• August 30th, 2018

    More than 300 passionate wilderness advocates poured into the Salt Lake City Main Library for the People’s Hearing on the San Rafael Swell last night. The auditorium filled to overflowing as Utahns showed up to call for greater protection for the San Rafael Swell and surrounding wild lands.

    Speaker after speaker described how the Emery County Public Land Management Act (H.R. 5727/S. 2089) fails to do justice to the globally significant wild lands in the San Rafael Swell and nearby Labyrinth and Desolation Canyons. The Act could determine the future of 1.5 million acres of scenically spectacular wildlands that are also laden with cultural artifacts, including extraordinary rock art.

    Frustrated by the failure of Senator Orrin Hatch and Representative John Curtis to provide a meaningful opportunity for people outside Emery County to help shape a public lands bill for the region, the Utah Wilderness Coalition and fifteen other organizations hosted the “People’s Hearing” so those outside the county could express their views. Senator Hatch and Representative Curtis were invited but declined to attend.

    Scott Groene, Executive Director of SUWA, started off the evening by describing how the proposed Emery County bill is actually a step backwards for conservation. “The bill is worse than the status quo,” said Groene. “[It] would designate less wilderness than already has protection as Wilderness Study Areas or Natural Areas. Over 900,000 acres of deserving wild lands are left unprotected as wilderness. At the same time, the bill makes off-road vehicle abuse worse by enshrining 800 miles of off-road vehicle routes, effectively perpetuating an old, illegal and overturned travel plan.”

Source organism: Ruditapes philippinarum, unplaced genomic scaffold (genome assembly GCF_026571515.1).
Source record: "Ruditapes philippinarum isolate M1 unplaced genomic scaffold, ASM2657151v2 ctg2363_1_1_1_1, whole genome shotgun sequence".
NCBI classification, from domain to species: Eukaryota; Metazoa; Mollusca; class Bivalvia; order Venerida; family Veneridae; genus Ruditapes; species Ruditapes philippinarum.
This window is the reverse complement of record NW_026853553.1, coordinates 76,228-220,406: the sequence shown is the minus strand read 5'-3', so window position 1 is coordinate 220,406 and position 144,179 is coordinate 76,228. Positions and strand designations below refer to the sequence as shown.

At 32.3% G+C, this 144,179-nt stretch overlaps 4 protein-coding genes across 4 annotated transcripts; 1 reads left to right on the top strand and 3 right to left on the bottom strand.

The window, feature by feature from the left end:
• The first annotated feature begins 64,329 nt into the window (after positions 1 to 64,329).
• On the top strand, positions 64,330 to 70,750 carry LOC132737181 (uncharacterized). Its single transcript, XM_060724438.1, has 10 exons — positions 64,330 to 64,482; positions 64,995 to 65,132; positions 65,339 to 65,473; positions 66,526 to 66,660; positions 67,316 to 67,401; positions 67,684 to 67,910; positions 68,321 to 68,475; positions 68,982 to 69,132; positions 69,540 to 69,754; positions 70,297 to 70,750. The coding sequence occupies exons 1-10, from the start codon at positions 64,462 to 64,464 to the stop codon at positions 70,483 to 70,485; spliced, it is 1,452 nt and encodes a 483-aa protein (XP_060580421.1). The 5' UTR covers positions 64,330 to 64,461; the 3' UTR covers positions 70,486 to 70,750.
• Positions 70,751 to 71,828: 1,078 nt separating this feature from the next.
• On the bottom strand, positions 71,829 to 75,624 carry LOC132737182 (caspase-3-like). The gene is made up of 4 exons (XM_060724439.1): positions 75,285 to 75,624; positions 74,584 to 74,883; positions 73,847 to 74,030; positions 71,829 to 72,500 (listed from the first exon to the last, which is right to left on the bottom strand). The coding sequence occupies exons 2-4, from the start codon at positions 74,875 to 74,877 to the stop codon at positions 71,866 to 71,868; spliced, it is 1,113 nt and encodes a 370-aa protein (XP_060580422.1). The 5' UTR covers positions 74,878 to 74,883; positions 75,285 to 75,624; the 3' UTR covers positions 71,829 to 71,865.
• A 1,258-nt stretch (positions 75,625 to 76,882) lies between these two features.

Salt Lake City Mayor Jackie Biskupski decried the Emery County bill as a “long-term plan to rip up this landscape” and criticized the Utah delegation for failing to provide opportunities for public input. “Without this People’s Hearing happening here tonight,” she said, “there is no public forum on this issue.”